Although the event was postponed from 1940 to 1948, it seems possible that the Reference 4113s, which were all completed in 1942, were in some way connected with it - not least since one notable owner was Stefano La Motta, Barone di Salinella, who died in the 1951 race after his Alfa 1900 collided with a, er, house.
Even before then, however, another horological giant had been influenced in its design approach by the demands of a motorist. In this case, the dial name was Patek Philippe and the motorist was a typically high-echelon client called Count Felice Trossi, an aristocrat racing driver, aviator and speed boat 'pilota'.
If you believed that, save for the odd early aviator, the late and famously stylish Italian industrialist Gianni Agnelli was the first prominent individual to wear a watch over the top of his shirt cuff rather than beneath it, you probably haven't seen a photograph of Trossi.
Count Trossi with his Patek Philippe 'monopulsante' over the cuff, courtesy of Blackbird Watch Manual.
Born in 1908, he was elected president of Scuderia Ferrari at the tender age of 24 and was pictured on the cover of the team magazine wearing his Patek Philippe 'monopulsante' wristwatch over the pristine white cuff of a contrastingly dark, button-down shirt. The magazine was dated February 13, 1937, at which point Gianni Agnelli was just 15 years old and yet to make his mark on the world of fashion, horological or otherwise.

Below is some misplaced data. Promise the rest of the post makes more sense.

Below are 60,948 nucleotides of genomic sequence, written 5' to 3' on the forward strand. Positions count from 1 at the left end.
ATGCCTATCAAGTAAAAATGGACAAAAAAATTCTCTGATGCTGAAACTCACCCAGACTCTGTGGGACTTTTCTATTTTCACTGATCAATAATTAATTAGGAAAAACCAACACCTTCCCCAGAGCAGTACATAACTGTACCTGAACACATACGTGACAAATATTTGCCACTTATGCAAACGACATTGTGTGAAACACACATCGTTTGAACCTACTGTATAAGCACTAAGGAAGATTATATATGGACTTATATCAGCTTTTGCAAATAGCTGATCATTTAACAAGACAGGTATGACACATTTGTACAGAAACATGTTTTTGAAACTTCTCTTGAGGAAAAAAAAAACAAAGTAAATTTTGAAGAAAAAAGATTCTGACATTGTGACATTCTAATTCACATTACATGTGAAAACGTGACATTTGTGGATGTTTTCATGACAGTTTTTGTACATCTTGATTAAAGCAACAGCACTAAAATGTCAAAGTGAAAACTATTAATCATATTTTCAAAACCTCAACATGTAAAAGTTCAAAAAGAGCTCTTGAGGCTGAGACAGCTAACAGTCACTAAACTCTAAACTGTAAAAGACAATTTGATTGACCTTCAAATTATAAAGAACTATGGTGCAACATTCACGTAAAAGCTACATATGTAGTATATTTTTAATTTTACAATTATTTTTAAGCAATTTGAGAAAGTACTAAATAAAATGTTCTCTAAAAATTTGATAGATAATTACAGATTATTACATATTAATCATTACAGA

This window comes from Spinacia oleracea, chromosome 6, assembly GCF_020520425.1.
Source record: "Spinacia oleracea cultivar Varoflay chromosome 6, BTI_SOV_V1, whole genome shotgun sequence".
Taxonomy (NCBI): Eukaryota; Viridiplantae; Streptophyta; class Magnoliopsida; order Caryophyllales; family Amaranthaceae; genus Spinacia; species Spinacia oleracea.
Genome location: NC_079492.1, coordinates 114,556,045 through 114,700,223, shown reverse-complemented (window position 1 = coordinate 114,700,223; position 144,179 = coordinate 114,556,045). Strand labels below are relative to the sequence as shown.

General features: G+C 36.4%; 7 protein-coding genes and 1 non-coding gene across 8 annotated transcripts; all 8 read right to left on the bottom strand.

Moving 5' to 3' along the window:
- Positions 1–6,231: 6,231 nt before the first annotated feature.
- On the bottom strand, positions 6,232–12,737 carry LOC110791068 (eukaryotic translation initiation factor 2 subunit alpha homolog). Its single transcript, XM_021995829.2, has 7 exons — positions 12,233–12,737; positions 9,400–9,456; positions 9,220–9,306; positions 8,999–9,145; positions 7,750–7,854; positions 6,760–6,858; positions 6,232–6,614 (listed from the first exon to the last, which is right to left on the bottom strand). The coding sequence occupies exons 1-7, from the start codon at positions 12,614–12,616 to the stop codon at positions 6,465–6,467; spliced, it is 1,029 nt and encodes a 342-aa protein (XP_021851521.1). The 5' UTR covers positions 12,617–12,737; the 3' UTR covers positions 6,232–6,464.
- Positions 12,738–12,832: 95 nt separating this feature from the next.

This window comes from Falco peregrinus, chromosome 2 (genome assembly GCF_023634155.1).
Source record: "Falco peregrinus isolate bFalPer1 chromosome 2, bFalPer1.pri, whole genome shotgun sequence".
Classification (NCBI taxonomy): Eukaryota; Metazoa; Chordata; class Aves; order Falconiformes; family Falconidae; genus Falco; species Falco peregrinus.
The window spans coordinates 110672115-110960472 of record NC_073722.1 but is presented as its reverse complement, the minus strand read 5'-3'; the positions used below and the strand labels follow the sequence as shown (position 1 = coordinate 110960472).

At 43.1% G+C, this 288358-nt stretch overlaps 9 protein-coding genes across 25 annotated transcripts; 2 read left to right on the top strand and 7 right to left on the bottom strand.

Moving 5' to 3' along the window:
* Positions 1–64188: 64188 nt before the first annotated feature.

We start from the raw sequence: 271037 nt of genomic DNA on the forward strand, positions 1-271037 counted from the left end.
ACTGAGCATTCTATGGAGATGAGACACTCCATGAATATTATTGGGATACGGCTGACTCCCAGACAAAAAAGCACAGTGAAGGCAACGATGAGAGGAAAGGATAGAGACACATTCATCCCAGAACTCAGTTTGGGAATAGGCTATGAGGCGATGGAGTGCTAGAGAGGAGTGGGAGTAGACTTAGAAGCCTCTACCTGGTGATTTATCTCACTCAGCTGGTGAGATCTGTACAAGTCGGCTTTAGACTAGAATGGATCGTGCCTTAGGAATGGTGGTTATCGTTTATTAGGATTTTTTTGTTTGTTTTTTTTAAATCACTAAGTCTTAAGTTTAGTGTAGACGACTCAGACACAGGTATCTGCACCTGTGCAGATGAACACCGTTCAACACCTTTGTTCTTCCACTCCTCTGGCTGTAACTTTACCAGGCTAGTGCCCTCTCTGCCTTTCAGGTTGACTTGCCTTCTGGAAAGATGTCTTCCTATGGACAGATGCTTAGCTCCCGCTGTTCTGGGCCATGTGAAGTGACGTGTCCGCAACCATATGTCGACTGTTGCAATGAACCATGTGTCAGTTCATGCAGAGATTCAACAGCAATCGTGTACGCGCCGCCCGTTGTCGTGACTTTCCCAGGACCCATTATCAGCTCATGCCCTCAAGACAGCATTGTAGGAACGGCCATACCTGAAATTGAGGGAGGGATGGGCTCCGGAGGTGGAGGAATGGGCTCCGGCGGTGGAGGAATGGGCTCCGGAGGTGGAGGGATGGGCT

But Trossi's watch certainly made a mark when it appeared for sale at Sotheby's in 2008. Despite being made between 1925 and 1932, an era when most men's wristwatches rarely measured more than 34 mm in diameter, the Trossi Leggenda (as it came to be known) boasted a stonking 46mm case - big even by today's standards, and undoubtedly the largest single-button wristwatch chronograph ever made by Patek.
Being unique and having impeccable provenance, it sold for a then-remarkable $2.2m to an anonymous buyer. Its value today is anyone's guess.
Anyone who has absorbed the 'Moon Watch' history of Omega's fabled Speedmaster, meanwhile, might have overlooked the fact that the maker actually had motorists in mind when it launched the Speedy in 1957.
A classic Omega Speedmaster advertisement.
'Our picture shows two sports car enthusiasts racing the clock,' read an early Speedmaster advertisement, 'the clock being no clock at all but the new Omega high-precision wrist computer. When the co-driver stops the large second hand at the end of the test mile, he reads off at a glance the time as well as the speed, the latter on the tacho-productometer etched into the rim of the case.'
Indeed, the Speedmaster can probably be credited with being at the vanguard of the 'golden era' of driving watch design that truly came into its own in the 1960s with the arrival of what many consider to be the king of the car watches, the Rolex Cosmograph.
Sir Malcolm Campbell in his standard driving gear.